Brand storytelling is a powerful tool that connects consumers with a company’s core brand messaging, values and mission in a way that builds trust and loyalty. Usually, storytelling requires creativity and is the responsibility of the marketing department, who crafts the original story on home turf for the native audience.
But what happens when a brand is ready to go global and move into new markets? Will the brand story resonate with local audiences in Italy in the same way in the U.K.? Might the very story that captured the hearts and minds of North American consumers turn people off in Southeast Asia?
Primary Considerations for Marketers When Adapting Brand Story to Another Culture
One of the primary challenges in global brand expansion is the need to respect and adapt to different cultural norms and values. What works in one market may not be appropriate or effective in another. Many cultural factors come into play when translating a concept or story from one culture to another: idiomatic expressions, symbolism, the connotations of certain words, the historical context and perhaps also the hyperlocal dialect of the target market.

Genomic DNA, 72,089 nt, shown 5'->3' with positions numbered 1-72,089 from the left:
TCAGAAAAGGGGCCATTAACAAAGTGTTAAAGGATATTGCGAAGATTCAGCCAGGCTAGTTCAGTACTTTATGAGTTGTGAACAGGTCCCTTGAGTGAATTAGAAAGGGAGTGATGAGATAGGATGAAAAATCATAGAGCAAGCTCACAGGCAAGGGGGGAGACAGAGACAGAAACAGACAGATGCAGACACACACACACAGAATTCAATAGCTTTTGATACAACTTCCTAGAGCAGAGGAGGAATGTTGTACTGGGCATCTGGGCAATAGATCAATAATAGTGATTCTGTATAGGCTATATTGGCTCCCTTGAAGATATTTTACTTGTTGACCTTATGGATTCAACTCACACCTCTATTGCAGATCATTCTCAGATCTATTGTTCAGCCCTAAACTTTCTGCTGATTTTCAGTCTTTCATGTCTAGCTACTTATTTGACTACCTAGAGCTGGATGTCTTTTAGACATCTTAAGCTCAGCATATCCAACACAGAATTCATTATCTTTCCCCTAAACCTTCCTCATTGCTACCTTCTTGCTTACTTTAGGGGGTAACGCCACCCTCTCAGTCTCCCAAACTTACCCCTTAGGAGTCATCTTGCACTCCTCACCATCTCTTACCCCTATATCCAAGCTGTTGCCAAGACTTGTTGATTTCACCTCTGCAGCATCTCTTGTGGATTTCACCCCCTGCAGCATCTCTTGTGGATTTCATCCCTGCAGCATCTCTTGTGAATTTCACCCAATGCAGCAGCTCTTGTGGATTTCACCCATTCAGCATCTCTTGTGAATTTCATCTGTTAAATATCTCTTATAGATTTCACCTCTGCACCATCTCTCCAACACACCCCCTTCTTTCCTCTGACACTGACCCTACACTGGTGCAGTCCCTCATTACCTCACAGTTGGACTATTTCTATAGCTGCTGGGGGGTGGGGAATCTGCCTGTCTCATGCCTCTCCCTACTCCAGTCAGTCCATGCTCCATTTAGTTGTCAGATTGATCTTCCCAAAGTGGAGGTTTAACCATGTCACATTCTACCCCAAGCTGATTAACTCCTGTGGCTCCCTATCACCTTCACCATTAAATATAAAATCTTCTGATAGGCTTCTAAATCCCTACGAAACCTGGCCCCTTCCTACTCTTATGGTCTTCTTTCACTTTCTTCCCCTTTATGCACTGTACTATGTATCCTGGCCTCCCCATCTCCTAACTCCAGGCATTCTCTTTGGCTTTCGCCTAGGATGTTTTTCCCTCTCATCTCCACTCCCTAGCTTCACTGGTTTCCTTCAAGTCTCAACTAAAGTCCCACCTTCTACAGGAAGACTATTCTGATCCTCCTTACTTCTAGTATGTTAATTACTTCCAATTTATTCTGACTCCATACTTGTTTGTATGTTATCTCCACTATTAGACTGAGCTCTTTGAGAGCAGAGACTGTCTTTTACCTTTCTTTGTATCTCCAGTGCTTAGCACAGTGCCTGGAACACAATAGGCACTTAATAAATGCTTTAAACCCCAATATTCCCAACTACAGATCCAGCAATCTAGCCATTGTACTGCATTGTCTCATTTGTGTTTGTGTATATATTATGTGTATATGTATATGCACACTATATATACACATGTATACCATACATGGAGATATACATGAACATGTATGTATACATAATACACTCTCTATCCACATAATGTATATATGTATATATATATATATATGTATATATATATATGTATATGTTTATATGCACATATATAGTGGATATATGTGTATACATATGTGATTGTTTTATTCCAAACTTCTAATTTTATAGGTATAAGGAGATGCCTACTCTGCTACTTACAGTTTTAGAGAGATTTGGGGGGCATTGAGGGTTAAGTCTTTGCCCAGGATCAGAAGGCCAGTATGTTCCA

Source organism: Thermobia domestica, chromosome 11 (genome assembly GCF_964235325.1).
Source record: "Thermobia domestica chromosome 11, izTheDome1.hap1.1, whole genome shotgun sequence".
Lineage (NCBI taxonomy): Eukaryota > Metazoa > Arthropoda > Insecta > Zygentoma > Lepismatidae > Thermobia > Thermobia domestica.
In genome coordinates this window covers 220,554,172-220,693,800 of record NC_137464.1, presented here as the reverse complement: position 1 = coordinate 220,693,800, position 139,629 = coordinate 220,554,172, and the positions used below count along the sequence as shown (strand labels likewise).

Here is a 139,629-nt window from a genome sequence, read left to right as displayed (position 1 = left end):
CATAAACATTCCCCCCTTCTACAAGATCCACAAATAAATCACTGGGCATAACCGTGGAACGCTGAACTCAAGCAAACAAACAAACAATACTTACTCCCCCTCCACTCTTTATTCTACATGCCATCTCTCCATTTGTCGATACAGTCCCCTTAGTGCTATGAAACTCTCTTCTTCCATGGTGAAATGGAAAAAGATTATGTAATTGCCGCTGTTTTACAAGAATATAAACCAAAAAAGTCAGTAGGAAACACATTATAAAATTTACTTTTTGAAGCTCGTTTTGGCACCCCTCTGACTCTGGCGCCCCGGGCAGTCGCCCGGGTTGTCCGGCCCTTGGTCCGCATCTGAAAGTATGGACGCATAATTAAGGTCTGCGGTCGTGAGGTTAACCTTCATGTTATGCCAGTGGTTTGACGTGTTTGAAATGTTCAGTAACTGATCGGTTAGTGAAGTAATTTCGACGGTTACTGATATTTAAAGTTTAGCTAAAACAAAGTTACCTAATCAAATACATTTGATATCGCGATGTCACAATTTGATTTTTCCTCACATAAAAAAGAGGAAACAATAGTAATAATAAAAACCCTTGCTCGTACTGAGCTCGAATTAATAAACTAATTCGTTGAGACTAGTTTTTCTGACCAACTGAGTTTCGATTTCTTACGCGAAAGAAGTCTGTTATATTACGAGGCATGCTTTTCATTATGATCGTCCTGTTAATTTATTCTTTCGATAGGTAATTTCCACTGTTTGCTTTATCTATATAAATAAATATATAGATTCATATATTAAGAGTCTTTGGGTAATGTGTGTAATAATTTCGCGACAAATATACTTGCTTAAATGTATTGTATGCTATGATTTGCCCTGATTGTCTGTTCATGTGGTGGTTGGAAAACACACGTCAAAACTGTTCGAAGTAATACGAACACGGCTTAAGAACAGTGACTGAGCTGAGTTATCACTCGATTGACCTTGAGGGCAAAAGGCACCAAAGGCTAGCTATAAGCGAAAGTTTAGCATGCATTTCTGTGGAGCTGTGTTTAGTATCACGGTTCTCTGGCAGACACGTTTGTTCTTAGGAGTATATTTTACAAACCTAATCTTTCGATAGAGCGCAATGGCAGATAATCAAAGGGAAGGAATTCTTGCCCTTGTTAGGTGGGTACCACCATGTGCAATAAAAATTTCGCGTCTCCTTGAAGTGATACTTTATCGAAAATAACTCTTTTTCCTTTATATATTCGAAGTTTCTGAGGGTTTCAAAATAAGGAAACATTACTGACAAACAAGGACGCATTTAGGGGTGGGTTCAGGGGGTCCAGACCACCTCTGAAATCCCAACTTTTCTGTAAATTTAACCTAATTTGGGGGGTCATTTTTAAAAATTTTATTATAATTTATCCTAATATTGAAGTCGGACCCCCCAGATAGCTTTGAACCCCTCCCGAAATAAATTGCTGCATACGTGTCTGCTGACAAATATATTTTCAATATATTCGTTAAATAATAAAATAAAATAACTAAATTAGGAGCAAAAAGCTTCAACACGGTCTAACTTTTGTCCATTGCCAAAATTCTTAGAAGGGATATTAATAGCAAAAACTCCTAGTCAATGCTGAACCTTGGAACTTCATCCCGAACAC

The connotation of one word was problematic for a tagline written by Electrolux to market its vacuum cleaners in the U.S. in the 1970s. Consumers were bemused to be told “Nothing sucks like an Electrolux.” While this was fine for the U.K. market where the tagline first made its appearance, Electrolux had not realized the negative connotation of “suck” for U.S. English speakers.
A brand's story isn't just about conveying information; it's about eliciting emotions and building a connection with the audience. The job of a translator is to render the meaning of a text written in one language accurately into a target language. But will the reader of the translated version truly have the same experience as the reader of the original? If the translator has faithfully kept the original meaning of the words, then probably not.